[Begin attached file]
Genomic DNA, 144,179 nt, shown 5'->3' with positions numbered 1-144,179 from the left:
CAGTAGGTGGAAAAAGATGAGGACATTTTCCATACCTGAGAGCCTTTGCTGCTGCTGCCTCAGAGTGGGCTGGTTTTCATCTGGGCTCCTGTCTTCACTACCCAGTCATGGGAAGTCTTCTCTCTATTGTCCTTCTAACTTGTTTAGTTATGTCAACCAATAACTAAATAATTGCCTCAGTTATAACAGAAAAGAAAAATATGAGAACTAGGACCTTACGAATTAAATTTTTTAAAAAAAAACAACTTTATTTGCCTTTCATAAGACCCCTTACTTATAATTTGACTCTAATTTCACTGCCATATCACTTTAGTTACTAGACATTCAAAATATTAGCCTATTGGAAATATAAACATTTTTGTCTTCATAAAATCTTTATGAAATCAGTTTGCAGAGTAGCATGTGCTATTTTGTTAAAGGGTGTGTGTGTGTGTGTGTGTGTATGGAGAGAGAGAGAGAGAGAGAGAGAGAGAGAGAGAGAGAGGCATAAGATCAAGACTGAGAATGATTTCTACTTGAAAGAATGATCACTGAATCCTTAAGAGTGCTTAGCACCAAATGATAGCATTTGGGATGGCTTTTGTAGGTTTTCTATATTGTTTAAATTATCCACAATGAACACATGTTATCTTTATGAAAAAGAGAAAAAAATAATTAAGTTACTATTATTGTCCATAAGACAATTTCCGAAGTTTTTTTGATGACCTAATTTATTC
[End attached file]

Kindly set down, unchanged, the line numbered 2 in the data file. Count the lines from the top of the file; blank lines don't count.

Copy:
CAGTAGGTGGAAAAAGATGAGGACATTTTCCATACCTGAGAGCCTTTGCTGCTGCTGCCTCAGAGTGGGCTGGTTTTCATCTGGGCTCCTGTCTTCACTACCCAGTCATGGGAAGTCTTCTCTCTATTGTCCTTCTAACTTGTTTAGTTATGTCAACCAATAACTAAATAATTGCCTCAGTTATAACAGAAAAGAAAAATATGAGAACTAGGACCTTACGAATTAAATTTTTTAAAAAAAAACAACTTTATTTGCCTTTCATAAGACCCCTTACTTATAATTTGACTCTAATTTCACTGCCATATCACTTTAGTTACTAGACATTCAAAATATTAGCCTATTGGAAATATAAACATTTTTGTCTTCATAAAATCTTTATGAAATCAGTTTGCAGAGTAGCATGTGCTATTTTGTTAAAGGGTGTGTGTGTGTGTGTGTGTGTATGGAGAGAGAGAGAGAGAGAGAGAGAGAGAGAGAGAGAGAGGCATAAGATCAAGACTGAGAATGATTTCTACTTGAAAGAATGATCACTGAATCCTTAAGAGTGCTTAGCACCAAATGATAGCATTTGGGATGGCTTTTGTAGGTTTTCTATATTGTTTAAATTATCCACAATGAACACATGTTATCTTTATGAAAAAGAGAAAAAAATAATTAAGTTACTATTATTGTCCATAAGACAATTTCCGAAGTTTTTTTGATGACCTAATTTATTC